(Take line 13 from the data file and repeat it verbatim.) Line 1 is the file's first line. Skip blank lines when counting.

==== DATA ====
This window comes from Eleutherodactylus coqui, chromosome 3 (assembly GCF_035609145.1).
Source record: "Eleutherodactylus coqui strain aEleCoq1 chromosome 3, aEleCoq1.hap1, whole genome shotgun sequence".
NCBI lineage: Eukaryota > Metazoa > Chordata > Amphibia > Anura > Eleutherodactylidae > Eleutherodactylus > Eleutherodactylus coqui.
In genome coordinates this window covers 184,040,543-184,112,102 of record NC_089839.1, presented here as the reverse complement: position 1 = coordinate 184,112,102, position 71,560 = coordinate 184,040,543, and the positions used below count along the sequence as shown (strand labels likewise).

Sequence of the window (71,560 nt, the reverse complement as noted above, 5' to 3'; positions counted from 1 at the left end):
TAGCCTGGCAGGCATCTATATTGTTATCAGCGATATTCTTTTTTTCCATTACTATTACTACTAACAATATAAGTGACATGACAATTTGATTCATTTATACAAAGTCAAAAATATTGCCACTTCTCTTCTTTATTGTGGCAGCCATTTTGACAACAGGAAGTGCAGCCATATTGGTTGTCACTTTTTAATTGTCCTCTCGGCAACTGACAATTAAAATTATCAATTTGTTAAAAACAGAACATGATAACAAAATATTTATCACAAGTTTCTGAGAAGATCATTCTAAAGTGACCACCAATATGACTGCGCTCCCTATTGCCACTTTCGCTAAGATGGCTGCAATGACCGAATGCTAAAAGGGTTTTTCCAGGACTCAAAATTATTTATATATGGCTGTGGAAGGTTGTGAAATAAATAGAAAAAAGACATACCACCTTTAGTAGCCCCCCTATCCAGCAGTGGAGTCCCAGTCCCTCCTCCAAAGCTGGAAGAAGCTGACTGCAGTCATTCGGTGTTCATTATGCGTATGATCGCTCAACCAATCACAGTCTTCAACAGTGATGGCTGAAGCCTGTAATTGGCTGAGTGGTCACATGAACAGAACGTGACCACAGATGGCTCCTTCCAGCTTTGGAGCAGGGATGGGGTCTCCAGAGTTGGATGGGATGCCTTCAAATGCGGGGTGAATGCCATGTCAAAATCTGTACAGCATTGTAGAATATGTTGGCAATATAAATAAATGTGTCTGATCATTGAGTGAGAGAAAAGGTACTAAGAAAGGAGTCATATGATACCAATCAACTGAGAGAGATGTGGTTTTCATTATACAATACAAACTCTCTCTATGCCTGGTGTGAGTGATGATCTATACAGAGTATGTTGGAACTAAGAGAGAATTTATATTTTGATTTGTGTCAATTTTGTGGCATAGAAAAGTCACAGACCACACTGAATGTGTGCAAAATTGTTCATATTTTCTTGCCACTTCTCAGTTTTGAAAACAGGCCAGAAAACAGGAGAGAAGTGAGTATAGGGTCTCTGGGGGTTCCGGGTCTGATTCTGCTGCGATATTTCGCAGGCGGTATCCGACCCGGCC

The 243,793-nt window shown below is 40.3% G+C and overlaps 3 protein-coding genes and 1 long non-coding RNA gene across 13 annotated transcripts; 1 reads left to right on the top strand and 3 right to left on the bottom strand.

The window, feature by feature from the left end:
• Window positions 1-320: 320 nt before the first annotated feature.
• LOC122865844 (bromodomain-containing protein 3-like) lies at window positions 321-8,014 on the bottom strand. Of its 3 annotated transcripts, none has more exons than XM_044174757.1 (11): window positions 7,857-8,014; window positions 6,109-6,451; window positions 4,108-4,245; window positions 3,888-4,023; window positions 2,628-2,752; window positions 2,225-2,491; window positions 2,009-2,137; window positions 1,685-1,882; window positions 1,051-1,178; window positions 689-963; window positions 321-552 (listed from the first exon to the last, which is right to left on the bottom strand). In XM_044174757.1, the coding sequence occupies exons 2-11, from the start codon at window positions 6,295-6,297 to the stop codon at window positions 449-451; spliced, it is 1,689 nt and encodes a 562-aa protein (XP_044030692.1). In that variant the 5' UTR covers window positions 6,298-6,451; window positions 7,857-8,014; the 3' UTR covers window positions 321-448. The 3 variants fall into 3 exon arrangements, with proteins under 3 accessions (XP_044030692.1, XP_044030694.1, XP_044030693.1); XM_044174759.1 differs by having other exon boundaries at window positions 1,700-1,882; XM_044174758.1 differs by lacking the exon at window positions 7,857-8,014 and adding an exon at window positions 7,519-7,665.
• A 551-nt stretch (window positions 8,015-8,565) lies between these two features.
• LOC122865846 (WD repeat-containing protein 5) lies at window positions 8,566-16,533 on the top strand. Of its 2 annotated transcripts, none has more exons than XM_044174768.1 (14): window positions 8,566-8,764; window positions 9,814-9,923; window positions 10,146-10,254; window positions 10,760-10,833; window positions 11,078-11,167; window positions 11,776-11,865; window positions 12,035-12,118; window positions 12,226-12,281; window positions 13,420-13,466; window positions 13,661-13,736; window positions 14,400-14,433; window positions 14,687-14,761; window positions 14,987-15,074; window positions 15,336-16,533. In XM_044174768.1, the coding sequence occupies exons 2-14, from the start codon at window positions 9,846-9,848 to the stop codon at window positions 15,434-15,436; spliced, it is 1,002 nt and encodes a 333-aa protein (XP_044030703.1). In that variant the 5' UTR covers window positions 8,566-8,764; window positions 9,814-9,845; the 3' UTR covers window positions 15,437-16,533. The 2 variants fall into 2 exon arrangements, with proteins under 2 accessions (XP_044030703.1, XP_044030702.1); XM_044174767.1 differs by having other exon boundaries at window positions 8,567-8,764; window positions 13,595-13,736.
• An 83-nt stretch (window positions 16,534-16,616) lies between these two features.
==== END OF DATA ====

• An 83-nt stretch (window positions 16,534-16,616) lies between these two features.